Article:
Interview with Job Smeets

Interview with Job Smeets

Rock-star designer, successful artist, industrial designer, furniture designer, creator of high-end kitsch, icon and one of today’s most influential artists. If you Google your name, you’ll find some amazing descriptions. Which description do you apply to yourself?

“Hmm, you know which description I’d use for myself? I’m someone who does what they want to do. Twenty years ago, I was a designer with ambitions and now I am head of three of my own design labels – Studio Job, BLOW and Jobshop, and I am involved in graphic design, art-direction, architecture, art, fashion, music, furniture design, and plenty of other things.  And I think I can call myself an influencer too.”

Describe your life as a teenager.

“I was an only child and we moved house around twelve times. It made me focus on myself and define my own world. In that time, I developed characteristics that I wouldn’t have had if I’d had brothers, sisters and lots of friends. As well as being a business man, my father was also an artist so I was exposed to art in his studio. But when I started at the Design Academy Eindhoven (DAE), I wasn’t really focused on art and design.”

Tell us about an important moment in your training.

“After four or five years as a student, people started to talk about my work and those around me began to realise that something important was happening. Lidewij Edelkoort, who was then a tutor at DAE realised that I would benefit from expanding my horizons and took me to Paris for a while. In the end, I set all of my experiences aside and created my own world, just like when I was a child. I realised that I could never work for a boss when I had to carry out mandatory military service and so I had no other option but to start up for myself. Other than that, I was permitted to join the academy on the basis of a children’s drawing that I did in my father’s studio. Strange but true.”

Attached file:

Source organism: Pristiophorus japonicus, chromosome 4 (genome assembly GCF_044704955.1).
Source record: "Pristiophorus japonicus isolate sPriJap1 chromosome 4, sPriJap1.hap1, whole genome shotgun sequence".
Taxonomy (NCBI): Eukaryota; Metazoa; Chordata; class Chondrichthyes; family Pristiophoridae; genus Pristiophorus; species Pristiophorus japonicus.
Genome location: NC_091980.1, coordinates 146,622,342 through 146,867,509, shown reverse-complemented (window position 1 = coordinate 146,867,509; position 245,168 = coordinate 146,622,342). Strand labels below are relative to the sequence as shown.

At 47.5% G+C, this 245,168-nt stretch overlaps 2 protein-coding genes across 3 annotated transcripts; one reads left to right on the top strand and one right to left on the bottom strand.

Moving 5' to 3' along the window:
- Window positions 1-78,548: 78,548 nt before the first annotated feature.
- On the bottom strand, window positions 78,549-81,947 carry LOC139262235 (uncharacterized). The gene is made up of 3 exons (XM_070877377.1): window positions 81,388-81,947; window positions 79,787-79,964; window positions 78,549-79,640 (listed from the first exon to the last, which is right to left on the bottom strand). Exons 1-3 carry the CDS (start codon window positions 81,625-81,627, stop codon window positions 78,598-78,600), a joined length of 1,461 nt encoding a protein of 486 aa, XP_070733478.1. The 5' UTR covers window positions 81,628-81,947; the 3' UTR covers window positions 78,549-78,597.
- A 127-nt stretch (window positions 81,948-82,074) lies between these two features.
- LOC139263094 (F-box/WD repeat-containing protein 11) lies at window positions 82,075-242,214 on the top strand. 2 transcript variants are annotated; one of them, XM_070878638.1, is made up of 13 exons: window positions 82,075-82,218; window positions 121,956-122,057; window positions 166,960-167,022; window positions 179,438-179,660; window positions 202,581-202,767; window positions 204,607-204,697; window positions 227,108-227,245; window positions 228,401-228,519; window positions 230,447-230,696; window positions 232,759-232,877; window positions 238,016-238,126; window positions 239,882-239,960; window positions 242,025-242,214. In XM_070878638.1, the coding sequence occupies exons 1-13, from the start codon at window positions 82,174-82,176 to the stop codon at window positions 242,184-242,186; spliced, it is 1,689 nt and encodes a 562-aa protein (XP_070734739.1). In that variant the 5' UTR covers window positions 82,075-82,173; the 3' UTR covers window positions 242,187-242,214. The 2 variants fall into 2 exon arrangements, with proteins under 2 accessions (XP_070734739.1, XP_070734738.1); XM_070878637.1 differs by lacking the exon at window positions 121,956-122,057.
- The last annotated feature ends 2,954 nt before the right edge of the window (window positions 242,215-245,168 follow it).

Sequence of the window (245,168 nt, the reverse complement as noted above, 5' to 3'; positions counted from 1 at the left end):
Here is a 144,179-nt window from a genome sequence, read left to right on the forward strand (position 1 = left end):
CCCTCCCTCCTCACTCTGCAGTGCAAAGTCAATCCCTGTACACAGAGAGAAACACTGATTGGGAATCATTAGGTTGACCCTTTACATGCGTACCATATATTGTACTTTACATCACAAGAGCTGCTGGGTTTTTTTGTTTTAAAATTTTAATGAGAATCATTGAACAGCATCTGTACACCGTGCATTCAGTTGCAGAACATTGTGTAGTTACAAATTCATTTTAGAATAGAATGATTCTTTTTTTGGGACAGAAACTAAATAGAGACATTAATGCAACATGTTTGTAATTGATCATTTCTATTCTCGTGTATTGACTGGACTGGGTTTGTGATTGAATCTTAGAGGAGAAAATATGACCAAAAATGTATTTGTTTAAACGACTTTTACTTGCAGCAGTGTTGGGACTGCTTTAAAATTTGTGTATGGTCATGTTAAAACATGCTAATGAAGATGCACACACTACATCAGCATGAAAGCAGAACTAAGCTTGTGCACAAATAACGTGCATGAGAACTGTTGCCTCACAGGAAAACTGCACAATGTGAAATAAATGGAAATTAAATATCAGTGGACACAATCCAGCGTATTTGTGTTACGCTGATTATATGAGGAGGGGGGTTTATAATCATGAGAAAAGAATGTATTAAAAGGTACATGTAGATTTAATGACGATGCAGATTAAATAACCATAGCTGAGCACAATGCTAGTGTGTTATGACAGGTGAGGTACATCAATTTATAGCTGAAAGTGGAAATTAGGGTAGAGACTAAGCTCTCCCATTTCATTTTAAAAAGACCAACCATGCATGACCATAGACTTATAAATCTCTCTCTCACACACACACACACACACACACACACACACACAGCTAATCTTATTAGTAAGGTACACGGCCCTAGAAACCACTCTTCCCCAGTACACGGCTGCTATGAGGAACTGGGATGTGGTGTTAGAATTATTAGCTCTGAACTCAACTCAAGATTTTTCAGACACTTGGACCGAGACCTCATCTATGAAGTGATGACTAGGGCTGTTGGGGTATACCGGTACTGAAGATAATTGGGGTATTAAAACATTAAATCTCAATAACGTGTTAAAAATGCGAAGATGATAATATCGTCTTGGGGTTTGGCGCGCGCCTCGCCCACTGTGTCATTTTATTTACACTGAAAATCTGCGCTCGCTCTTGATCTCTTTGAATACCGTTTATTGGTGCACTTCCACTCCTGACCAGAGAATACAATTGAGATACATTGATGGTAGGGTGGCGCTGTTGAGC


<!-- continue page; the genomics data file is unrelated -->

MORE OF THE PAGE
And then you have to stand on your own two feet.

“It was a period of discovering and learning. I was only semi-trained as a designer because you didn’t learn much during the training and I had no idea how to set up my own business. In that period, you just have to focus on yourself, your talent and your determination. And, of course, you need a little luck. At the time, the Netherlands wasn’t ready for the images I was making. People thought they were expensive and also too ugly. So I knew I had to go abroad. To Italy. To America. And knowing what I know now, it was a good decision, ha ha.”

A quote that is regularly attributed to you in interviews is: “We make something that nobody has asked for.”

“At Studio Job, we make things that we find interesting to showcase them, and we don’t think about what others want to see. It’s upside-down marketing but it seems to work. If it didn’t, Studio Job would not have survived for so long in its current form.  If a creation evokes an emotion in me, that’s good enough. The only filter is me. Narcissistic? Arrogant? With the rare talent that I have, it would seem that I am quite effective at sensing when something is good.”

As a man of almost fifty, you travel the world, you’re a celebrated individual and regarded as an icon and an influential artist. Do you still have dreams?

“I’ve been able to cross out a few items on my unwritten bucket list. But it’s funny, when you eventually realise something, you don’t experience the euphoria you’d expected. It just feels like something that you’ve worked really hard for. That is the sadness of seeking fulfilment in your work.”

Do you have a dream job?

“The thirty people who work at Studio Job have my dream job. They spend all day in a studio, making fantastic creations. Amazing! I have to keep everything up and running. And that’s not quite as much fun.”

Do you enjoy the things you’ve achieved?

“I sometimes find that difficult.”

That’s a shame.

“Yes, but it is what it is.”

Do you feel a sense of pride?

“I’m proud that I am creatively independent. That I’m international. That I speak languages. That I can empathise with other cultures and people. That I’m open-minded. I have diversity in my work. And, of course, I’m also proud of the fact that I lead an interesting life.”

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